The objective of Working Group 4 of the COST Action NET4Age-Friendly is to examine existing policies, advocacy, and funding opportunities and to build up relations with policy makers and funding organisations. Also, to synthesize and improve existing knowledge and models to develop from effective business and evaluation models, as well as to guarantee quality and education, proper dissemination and ensure the future of the Action. The Working Group further aims to enable capacity building to improve interdisciplinary participation, to promote knowledge (...) exchange and to foster a cross-European interdisciplinary research capacity, to improve cooperation and co-creation with cross-sectors stakeholders and to introduce and educate students SHAFE implementation and sustainability. To enable the achievement of the objectives of Working Group 4, the Leader of the Working Group, the Chair and Vice-Chair, in close cooperation with the Science Communication Coordinator, developed a template to map the current state of SHAFE policies, funding opportunities and networking in the COST member countries of the Action. On invitation, the Working Group lead received contributions from 37 countries, in a total of 85 Action members. The contributions provide an overview of the diversity of SHAFE policies and opportunities in Europe and beyond. These were not edited or revised and are a result of the main areas of expertise and knowledge of the contributors; thus, gaps in areas or content are possible and these shall be further explored in the following works and reports of this WG. But this preliminary mapping is of huge importance to proceed with the WG activities. In the following chapters, an introduction on the need of SHAFE policies is presented, followed by a summary of the main approaches to be pursued for the next period of work. The deliverable finishes with the opportunities of capacity building, networking and funding that will be relevant to undertake within the frame of Working Group 4 and the total COST Action. The total of country contributions is presented in the annex of this deliverable. (shrink)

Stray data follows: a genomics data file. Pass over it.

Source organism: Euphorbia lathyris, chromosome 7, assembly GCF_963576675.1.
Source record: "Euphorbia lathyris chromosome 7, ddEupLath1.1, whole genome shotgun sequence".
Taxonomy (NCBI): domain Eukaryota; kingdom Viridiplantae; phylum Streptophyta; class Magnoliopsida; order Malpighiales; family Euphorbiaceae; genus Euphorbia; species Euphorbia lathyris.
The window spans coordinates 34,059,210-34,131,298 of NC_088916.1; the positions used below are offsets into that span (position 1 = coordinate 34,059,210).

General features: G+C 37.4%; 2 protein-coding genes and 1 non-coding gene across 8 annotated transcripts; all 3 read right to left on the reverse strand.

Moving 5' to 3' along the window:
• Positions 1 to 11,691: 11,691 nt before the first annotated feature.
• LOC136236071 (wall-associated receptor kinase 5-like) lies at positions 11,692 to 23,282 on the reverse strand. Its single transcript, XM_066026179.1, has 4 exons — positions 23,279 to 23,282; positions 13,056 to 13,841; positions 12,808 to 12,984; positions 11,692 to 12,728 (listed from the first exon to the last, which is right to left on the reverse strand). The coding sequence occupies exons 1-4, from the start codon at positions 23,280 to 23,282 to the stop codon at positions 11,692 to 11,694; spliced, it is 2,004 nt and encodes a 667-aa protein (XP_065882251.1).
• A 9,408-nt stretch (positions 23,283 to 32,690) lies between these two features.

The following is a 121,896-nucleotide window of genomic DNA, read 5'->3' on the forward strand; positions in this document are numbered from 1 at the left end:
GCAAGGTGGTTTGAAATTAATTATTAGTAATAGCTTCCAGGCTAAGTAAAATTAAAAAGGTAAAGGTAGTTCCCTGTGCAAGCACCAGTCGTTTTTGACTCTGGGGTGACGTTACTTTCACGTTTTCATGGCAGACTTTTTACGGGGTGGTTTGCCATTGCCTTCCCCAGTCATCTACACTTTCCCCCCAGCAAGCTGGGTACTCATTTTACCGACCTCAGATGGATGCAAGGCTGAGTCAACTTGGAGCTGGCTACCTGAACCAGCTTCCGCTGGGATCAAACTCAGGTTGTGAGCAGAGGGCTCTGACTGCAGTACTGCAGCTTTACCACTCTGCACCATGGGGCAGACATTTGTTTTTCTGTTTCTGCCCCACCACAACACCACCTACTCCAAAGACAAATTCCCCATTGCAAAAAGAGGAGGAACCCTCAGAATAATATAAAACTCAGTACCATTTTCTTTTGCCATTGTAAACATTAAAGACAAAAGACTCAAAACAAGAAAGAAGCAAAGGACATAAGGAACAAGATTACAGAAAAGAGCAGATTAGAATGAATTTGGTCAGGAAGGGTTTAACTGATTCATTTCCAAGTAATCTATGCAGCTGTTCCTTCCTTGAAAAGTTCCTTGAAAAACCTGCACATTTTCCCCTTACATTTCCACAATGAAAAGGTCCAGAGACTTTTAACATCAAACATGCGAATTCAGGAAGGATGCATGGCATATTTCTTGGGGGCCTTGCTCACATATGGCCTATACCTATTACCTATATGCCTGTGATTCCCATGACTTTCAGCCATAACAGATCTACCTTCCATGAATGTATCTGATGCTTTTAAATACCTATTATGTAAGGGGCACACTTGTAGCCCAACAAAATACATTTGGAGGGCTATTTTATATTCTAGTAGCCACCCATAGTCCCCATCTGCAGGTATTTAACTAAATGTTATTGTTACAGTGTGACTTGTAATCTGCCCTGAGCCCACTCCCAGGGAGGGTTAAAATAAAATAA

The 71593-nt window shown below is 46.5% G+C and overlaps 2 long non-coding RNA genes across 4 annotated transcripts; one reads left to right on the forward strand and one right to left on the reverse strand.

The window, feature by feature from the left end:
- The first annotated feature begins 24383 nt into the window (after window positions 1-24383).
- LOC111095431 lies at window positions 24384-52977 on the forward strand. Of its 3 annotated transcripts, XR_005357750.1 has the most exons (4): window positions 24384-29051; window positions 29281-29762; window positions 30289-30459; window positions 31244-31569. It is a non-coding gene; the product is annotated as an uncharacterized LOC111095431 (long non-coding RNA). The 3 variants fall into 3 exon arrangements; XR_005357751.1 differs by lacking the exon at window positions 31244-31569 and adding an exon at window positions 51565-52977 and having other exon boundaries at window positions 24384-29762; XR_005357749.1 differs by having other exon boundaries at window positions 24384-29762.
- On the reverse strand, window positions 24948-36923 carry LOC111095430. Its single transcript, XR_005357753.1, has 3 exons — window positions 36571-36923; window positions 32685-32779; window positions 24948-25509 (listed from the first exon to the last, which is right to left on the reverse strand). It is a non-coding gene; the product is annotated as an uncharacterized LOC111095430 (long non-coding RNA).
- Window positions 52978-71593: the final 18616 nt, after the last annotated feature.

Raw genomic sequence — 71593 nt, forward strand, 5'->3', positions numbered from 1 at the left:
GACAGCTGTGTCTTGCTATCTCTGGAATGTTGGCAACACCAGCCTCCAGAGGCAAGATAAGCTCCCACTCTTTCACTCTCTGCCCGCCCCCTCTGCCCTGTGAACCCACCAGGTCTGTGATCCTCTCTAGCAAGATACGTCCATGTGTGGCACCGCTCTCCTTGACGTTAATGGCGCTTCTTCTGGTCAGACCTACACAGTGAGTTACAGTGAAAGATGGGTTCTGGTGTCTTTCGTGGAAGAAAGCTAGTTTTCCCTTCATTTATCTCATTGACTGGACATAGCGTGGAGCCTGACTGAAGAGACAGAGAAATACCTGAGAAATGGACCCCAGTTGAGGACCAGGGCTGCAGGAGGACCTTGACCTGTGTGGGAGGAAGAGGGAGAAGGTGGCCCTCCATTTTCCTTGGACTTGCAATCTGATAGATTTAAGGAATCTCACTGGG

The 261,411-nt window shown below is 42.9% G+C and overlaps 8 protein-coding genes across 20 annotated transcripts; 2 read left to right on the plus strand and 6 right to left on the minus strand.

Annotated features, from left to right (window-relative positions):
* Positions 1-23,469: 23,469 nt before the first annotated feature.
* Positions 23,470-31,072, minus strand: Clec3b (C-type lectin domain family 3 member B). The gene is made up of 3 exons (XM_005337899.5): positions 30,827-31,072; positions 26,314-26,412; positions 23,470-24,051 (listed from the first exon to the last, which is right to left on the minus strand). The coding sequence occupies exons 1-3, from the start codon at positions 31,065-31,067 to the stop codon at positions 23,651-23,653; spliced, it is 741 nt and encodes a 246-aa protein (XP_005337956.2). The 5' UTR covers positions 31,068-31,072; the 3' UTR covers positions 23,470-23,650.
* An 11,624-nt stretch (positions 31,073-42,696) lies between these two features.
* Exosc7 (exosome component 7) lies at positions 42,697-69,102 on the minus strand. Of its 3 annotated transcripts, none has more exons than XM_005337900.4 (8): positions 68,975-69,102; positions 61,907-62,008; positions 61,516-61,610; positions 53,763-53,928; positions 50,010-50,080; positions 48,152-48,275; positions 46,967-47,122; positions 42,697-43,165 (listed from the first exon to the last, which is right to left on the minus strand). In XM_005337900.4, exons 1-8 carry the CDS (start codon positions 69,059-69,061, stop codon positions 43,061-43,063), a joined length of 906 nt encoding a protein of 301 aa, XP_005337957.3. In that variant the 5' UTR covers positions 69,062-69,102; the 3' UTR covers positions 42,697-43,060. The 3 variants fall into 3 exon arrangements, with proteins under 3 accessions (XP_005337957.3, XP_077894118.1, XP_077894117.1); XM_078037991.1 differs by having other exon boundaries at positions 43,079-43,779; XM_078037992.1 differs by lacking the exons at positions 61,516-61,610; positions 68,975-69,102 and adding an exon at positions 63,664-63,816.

Ce volume présente une nouvelle édition et la première traduction dans une langue moderne du Lexique platonicien de Timée le Sophiste. Il présente également une histoire, riche de nouveaux matériaux, de la lexicographie platonicienne ancienne. Le texte est préfacé d’une longue introduction de Jonathan Barnes. This book contains a new edition of the Greek text of the Lexicon to Plato by Timaeus the Sophist. There is a rich commentary, and a French translation―the first translation of the work into a modern (...) language. The text is prefaced by a long introduction, by Jonathan Barnes. (shrink)